I have been fighting excess weight all of my life, and have lost the same weight numerous times (then gained it all back, plus more). I have been on every "diet" known, I think, belonged to 3 different organizations that claimed to help me lose weight, and had finally given it all up as a lost cause, when I came upon a review for this book in my job as a librarian. Herein, if one chooses to follow them, are the most commonsense, easy-to-understand guidelines that I have ever seen--and I've read ALL of the books and tried many of their schemes. This distinctly NON-diet approach is healthy and, I am convinced, will work.
An Intelligent, Workable Weight Control Program
Posted by Digby Willard on 1/18/2002
I first came across a review for the Mayo Clinic Healthy Weight Plan in early March of last year (2001), ordered a copy, and have been following the plan, more or less, for the past 10 months. In this period I have lost 30 pounds, competed in 2 triathlons, and done a competetive long-distance open water swim.
I will have to say that until I began experimenting with the Mayo Plan, I had no idea that I had 30 pounds to lose! I was training to compete as a triathlete, and considered myself pretty healthy and in good physical condition. I assumed that if I lost 5 - 10 pounds, I would be hard as a rock. When my rock-hard abs didn't appear on schedule, I decided to keep on losing weight until they did. Such is the male ego.
For me the Mayo Plan has turned out to be a good basic program for achieving and maintaining a healthy weight. It also made me much more competetive as an athlete --- 30 pounds is a lot of excess weight to carry on a bike or on a run!
(..)I'm quite enthusiastic about the Mayo Plan. I expect to be following the basic plan for the foreseeable future, and I recommend it often. If I can provide additional information beyond what I have put in this review or in the TriKC article, I would be glad to do so.
"Eat less, exercise more" and Believe you can do this!
Posted by Soaring Heart on 6/22/2004
I love Mayo Clinic. To me, they are some of the best in the world in giving wanted information in an easy-to-read and enjoyable style and format. HEALTHY WEIGHT is divided into three parts: Getting Motivated, How to Lose Weight and When You Need More Help. At the beginning of each chapter there are about ten short sentences in bold print the key you in on the main points of the chapter which are very helpful and motivating.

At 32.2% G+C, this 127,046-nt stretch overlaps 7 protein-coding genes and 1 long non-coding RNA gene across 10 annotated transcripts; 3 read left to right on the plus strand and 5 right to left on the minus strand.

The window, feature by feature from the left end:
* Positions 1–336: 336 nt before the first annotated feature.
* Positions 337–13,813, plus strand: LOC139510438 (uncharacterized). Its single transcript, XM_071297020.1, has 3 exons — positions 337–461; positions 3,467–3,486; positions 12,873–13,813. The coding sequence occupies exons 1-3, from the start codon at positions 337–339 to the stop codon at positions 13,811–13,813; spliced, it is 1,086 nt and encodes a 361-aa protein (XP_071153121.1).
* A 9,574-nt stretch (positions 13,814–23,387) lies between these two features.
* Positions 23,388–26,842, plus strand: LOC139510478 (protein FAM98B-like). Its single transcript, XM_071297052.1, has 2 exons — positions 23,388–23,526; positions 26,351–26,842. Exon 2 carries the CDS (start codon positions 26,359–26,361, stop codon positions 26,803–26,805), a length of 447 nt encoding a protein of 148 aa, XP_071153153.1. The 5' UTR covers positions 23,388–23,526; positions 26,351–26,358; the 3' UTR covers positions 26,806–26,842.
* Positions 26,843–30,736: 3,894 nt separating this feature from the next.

Here are some key points that I have gained from reading that I'd like to remember and share:
"You have to cultivate a positive attitude about making lifestyle changes."
"Muscle burns more calories than fat does."
"Strength training can help burn calories at rest by maintaining muscle mass."
"There's evidence that being satisfied may be more strongly determined by the volume and weight of food you consume rather than the number of calories. In other words, fruits, vegetables and other high-fiber foods are bulkier...and fill you up better without the extra calories."
"If you focus on your health, then you'll develop healthy habits. If you develop healty habits, then the pounds will take care of themselves."
We could learn a lot from the Chinese: "The Chinese in Asia consume significantly more calories than do the Chinese in North America, yet they get a much smaller percentage of their calories from fat, weigh less, and are leaner. Their diet is predominantly plant-based, and the get about 90 percent of their calories from nonanimal sources. They also spend more time in vigorous activities."
"To limit calories, go easy on portion size and high-sugar and high-fat foods."
"Eat half the amount of food you normally eat, and eat more slowly."
"Eat when you are physically hungry, not when the clock says it is time to eat."
"Eradicate the "D" word...maintaining weight loss requires permanent change in activity levels and nutritional habits."
These tips are from just the first five chapters. (!) There's a wealth of information for all so enjoy reading this book and learning great tips to help you lose weight and maintain your loss successfully.